Sport, physical activity and health organizations should keep using social media to deliver exercise and cooking classes and information on staying healthy even after pandemic restrictions have eased, according to new guidelines published by experts at the University of Birmingham.
The guidelines are based on evidence gathered by researchers in the School of Sport, Exercise and Rehabilitation Sciences, that shows how social media use during COVID-19 improved physical activity levels, enhanced diet quality and positively affected overall quality of life. The data clearly showed that some people still want to access online exercise and cooking classes, fitness workouts, recipes and updates on clubs and hobbies from social media once life starts to return to normal. In fact, social media content may even be more valuable as workplace commutes, and other demands of a hectic family life begin to crowd our schedules once more.
Dr. Victoria Goodyear, of the University of Birmingham’s School of Sport, Exercise and Rehabilitation Sciences, and Principal Investigator of the study said: “There has been a real explosion in social media use throughout the pandemic. While there may be a perception that this ties people to their electronic devices too much and causes negative effects, in fact we found the vast majority of these interactions were positive and helped people to maintain physical activity and mental wellbeing through periods of isolation and confinement.
“By publishing these guidelines, we want to encourage the sport, physical activity and health organizations that quickly moved online during the pandemic to think about how they can keep people engaged through social media. At the same time we’re aiming to support and encourage more organizations to use online and social media provision by giving them evidence-based advice to get them started.”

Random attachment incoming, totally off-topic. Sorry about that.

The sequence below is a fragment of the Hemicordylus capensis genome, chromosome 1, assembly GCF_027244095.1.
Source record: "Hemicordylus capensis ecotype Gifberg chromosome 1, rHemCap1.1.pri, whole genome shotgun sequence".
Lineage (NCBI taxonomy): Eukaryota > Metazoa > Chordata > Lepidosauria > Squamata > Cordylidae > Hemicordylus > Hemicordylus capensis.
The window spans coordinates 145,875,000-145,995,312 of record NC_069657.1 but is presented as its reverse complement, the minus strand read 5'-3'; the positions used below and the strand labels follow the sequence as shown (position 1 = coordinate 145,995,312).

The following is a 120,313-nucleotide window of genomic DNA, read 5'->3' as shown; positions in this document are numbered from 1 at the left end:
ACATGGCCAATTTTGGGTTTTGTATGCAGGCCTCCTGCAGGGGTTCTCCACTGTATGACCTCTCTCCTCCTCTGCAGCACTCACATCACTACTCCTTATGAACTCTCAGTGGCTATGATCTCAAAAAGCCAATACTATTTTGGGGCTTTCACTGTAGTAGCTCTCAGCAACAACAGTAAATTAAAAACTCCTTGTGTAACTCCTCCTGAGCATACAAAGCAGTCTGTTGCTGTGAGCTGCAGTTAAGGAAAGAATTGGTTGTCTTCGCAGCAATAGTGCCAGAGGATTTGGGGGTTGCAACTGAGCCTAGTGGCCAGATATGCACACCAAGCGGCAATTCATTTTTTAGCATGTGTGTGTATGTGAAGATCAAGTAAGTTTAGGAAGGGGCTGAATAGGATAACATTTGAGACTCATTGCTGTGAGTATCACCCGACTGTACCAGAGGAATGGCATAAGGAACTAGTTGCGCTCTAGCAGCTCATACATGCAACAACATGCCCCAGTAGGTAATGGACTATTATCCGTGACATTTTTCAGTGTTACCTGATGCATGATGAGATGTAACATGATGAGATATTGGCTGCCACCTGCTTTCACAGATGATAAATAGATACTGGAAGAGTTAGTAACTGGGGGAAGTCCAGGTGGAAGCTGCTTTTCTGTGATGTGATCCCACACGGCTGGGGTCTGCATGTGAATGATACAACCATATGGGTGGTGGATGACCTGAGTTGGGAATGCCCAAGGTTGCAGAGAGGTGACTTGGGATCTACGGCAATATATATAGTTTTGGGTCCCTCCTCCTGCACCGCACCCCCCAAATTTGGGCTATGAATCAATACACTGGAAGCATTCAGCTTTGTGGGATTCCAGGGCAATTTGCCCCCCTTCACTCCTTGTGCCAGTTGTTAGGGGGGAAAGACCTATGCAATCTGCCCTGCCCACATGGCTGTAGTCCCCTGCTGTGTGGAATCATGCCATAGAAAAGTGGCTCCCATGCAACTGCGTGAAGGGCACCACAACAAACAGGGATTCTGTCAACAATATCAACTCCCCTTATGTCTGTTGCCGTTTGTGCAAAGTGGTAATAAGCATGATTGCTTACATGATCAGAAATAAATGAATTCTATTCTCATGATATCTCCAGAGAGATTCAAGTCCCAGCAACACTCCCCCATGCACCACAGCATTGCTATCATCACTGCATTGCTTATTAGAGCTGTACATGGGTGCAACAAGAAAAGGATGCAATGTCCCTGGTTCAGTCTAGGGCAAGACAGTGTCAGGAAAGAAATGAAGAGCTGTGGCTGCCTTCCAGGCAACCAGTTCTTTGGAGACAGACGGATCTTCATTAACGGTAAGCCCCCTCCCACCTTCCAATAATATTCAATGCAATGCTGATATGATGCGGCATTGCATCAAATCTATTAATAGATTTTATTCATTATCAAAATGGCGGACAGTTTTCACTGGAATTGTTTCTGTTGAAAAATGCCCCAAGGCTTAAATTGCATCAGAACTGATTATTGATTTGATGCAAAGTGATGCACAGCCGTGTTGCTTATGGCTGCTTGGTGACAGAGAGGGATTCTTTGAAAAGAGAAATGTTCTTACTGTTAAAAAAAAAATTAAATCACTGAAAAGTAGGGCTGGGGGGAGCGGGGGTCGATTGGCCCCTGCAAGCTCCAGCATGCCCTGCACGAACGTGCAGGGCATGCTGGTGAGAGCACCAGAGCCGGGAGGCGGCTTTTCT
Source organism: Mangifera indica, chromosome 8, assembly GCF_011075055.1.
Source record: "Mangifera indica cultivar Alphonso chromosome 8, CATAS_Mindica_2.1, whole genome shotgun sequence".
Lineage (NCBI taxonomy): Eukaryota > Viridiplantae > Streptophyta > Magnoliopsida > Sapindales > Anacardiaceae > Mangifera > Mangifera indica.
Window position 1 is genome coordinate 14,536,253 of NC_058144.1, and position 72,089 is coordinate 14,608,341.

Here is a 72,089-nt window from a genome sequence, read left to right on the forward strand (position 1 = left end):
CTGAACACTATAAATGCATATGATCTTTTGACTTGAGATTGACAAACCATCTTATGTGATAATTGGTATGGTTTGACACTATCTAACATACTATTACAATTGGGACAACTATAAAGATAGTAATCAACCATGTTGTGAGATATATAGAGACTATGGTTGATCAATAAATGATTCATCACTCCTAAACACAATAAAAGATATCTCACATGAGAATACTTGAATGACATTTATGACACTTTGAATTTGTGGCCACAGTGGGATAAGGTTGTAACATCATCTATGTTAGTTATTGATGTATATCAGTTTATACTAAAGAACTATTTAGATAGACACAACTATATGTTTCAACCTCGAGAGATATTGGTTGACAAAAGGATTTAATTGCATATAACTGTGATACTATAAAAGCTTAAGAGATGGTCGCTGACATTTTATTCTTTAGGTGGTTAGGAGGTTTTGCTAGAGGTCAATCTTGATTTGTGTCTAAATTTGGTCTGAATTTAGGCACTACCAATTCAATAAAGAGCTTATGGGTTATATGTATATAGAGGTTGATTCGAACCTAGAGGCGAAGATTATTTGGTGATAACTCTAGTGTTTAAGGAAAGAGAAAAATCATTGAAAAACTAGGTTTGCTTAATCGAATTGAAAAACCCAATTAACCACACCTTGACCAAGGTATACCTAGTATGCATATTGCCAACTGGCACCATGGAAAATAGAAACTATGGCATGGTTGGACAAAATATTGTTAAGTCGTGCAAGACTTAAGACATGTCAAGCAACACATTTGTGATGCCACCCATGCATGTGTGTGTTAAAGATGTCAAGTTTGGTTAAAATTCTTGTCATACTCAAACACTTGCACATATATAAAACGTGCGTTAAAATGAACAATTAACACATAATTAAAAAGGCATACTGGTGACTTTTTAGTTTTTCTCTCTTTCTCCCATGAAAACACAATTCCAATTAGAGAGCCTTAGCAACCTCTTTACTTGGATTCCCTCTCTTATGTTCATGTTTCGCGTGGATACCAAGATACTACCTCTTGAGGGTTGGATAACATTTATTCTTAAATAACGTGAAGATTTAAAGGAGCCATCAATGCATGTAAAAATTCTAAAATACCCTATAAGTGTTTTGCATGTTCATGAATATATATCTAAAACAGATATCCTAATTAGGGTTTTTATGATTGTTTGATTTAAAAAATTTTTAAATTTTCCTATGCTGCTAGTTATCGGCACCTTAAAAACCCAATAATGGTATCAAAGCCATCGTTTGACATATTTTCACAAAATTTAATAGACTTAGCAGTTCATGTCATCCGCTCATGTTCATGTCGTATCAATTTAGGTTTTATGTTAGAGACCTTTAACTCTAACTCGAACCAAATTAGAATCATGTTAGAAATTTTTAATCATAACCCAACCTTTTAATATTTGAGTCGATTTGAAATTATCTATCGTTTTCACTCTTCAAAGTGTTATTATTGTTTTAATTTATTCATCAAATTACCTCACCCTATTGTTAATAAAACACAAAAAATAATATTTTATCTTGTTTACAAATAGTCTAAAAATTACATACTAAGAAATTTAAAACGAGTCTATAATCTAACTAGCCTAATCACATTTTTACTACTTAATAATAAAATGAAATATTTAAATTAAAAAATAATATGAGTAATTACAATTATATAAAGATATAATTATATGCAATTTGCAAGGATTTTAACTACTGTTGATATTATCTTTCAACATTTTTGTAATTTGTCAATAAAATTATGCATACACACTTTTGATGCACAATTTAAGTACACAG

Key recommendations in the guidelines include:
- Promoting social interactions through social media to facilitate behavior change
- Tailoring social media content to meet different groups’ specific health needs
- Producing authentic, original and evidence-based social media content
- Using social media to create personal connections that facilitate the use of content
- Engaging target groups by ensuring there is variety in the design and format of content
- Including guidance on misinformation and privacy.
The guidelines are based on research carried out by Dr. Goodyear and colleagues which included a survey and focus groups with over 700 participants across ages 16 to 88.
The research showed that almost half of the participants reported using information from social media to inform their behaviors relating to physical activity, diet and quality of life. The most used social media were WhatsApp, Facebook and YouTube. The social media accounts referred to the most were social media-based personal trainers, such as Joe Wicks, national organizations, such as, Sport England, and/or local fitness and gym centers.
But not all of the participants in the study used social media in the same way, and experienced the same positive impacts on their health behaviors. Work, home, and lifestyle arrangements, pre-existing health-related knowledge and behaviors, and the perceived value of using social media for health promotion influenced how social media was used.
For instance, groups that were self-isolating during the pandemic used social media to keep in touch with family and other support networks. Individuals who were physically active prior to pandemic restrictions didn’t turn to social media for health-related information, but used social media to stay in contact with team mates or peers from their gyms or clubs. For those less active prior to the onset of the pandemic, social media was used as a source of information to help improve their mental wellbeing. This group in particular used resources such as the Joe Wicks YouTube workouts to replace their commute times with a healthy activity that they could do with their family.
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